The Prophet's Conundrum: Poetic Soaring in Milton's "Nativity Ode" and "The Passion"
Reisner, Noam, Philological Quarterly
Milton, it is often stressed, was a sect of one. However, to overemphasize the rebellious nature of Milton's early religious convictions is to conceal a basic biographical fact: he was raised a devout Perkinsian Calvinist, not a radical, free thinking Arminian. Throughout the anti-prelatical tracts, Milton indeed unequivocally aligns himself with orthodox Genevan doctrine on sacraments and preaching, the self-sufficiency and literality of Scripture, and the primitive merits of presbyterianism. Granted, it was his fierce sense of prophetic calling that ultimately drove him in 1641 to temporarily set aside his personal literary ambition as a poet in favor of polemical prose. However, this raises a previously unconsidered question for the earlier poetry of the 1620s-1640s. Is Milton's Genevan sense of elect assurance in the anti-prelatical tracts commensurate with the historical Milton's concurrent desire to become a prophetic poet? As I will argue in this essay, prosaic faith in orthodox Genevan doctrine posed complex difficulties for one claiming to be a "Poet soaring in the high region of his fancies with his garland and singing robes about him." (1)
As a committed Perkinsian Calvinist the young Milton faced a simple, but almost crippling intellectual problem: he wanted to soar. The problem may not be immediately obvious, however, and it appears not to have been to Milton. Why shouldn't a devout Perkinsian Calvinist not become a poet of the soaring kind? While Perkins may have indeed warned against the idle uses of the poetic arts, (2) Spenser, for one, had shown that lofty English poetry was not incompatible with Protestant virtues and the dignity of the Reformed Christian soul. Similarly, Joshua Sylvester's translation of Du Bartas' La Semaine, the Divine Weekes and Workes (a poem which young Milton cherished and imitated) must have demonstrated to the aspiring poet the material poetic possibilities contained in biblical subject matter. Yet neither Spenser nor Du Bartas soared. Spenser's imagination tended to move laterally in the distinctly lapsarian, and allegorically unstable realms of ancient and medieval mythologies; while Sylvester's Du Bartas was afraid to allow his "heedful Muse, trayned in true Religion, / Devinely-humane" to soar too high, commanding it instead to keep to the "middle Region"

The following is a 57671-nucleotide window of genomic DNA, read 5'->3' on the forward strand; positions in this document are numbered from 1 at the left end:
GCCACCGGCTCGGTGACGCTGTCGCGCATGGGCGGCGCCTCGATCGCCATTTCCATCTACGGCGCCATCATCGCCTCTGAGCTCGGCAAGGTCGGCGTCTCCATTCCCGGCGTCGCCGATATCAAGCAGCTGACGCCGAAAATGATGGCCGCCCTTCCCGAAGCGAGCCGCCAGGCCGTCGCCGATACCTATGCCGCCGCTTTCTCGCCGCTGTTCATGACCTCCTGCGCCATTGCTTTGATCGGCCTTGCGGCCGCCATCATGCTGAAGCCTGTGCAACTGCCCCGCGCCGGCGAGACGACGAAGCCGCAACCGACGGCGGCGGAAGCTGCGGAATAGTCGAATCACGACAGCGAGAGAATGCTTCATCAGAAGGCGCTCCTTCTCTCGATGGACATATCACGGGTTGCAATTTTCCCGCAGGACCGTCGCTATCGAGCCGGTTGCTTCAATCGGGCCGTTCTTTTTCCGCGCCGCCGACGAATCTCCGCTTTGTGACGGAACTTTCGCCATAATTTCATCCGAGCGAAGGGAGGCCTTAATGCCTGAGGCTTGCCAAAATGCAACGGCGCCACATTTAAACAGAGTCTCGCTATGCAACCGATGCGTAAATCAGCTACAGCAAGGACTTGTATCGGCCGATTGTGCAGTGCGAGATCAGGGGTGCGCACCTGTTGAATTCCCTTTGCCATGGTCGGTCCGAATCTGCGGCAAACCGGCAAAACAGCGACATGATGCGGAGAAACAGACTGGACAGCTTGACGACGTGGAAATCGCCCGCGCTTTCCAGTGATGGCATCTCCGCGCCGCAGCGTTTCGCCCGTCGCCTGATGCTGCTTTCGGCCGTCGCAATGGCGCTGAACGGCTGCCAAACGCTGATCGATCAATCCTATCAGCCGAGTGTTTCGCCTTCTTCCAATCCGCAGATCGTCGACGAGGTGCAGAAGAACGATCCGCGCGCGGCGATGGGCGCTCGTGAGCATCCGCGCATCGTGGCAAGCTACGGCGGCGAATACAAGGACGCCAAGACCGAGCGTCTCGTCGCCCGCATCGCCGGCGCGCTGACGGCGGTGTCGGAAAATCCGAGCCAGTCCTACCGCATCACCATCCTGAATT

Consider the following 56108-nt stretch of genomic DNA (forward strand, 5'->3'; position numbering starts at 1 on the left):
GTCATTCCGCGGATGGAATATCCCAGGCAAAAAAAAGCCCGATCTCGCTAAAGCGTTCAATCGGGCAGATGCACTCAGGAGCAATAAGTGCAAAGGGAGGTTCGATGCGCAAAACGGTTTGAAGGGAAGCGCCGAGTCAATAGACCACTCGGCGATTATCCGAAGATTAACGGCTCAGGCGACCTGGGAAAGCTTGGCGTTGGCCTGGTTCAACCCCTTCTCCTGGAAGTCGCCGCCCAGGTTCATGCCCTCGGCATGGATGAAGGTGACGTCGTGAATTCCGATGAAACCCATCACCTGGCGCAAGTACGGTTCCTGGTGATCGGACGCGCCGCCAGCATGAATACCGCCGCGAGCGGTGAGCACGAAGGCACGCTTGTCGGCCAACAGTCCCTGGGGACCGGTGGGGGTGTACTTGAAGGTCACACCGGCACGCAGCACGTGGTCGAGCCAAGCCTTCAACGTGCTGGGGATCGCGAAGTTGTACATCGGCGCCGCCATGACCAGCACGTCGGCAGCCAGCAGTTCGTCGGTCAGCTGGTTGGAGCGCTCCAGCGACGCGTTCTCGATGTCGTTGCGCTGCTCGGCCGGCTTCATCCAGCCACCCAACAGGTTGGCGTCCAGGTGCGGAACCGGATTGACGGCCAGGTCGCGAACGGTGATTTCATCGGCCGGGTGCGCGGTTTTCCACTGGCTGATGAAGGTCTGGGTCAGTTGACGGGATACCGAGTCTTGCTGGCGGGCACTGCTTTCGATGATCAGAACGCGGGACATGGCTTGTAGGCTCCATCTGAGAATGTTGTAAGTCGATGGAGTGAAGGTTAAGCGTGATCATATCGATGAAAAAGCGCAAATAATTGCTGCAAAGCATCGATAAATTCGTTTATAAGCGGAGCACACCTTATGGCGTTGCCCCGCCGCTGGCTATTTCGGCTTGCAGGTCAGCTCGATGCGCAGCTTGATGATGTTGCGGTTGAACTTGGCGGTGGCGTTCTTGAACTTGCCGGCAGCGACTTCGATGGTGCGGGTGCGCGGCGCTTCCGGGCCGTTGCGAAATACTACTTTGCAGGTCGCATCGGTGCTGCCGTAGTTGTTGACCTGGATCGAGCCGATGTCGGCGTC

Least, if she should too-high a pitch presume, Heav'ns glowing flame should melt her waxen plume (1.1.137-38) (3)
As Alistair Fowler notes, it is with these lines in mind that Milton invokes in the opening of Paradise Lost the "heavenly Muse" to aid his "advent'rous song, / That with no middle flight intends to soar" (1.13-14, my emphases). (4)
Milton from a very early age wanted to soar higher than Du Bartas ever did. But shouldn't he then have been afraid of "Heav'ns glowing flame" melting his "waxen plume"? If he ever entertained such fears he certainly does his level best in the earlier poetry and prose to suppress them. Even in such a frivolous Cambridge poem as "At a Vacation Exercise" the young poet affirms that his true calling lies in "some graver subject" (30)
Such where the deep transported mind may soar Above the wheeling poles, and at heaven's door Look in, and see each blissful deity (33-35, my emphasis) (5)
Milton may be presuming to soar in these rather extravagant lines merely towards the pagan heaven of Mount Olympus, described earlier in "On the Death of a Fair Infant" as being of "ruined roof" (43). But he may by then have set his sights on another mountain altogether--Mount Oreb. Many years later in the opening invocation of Paradise Lost he would openly declare which kind of Muse he sought:
Sing heavenly Muse, that on the secret top Of Oreb, or of Sinai, didst inspire That shepherd, who first taught the chosen seed, (1.6-8)
Milton, then, wanted to soar as a poet-prophet of biblical stature. …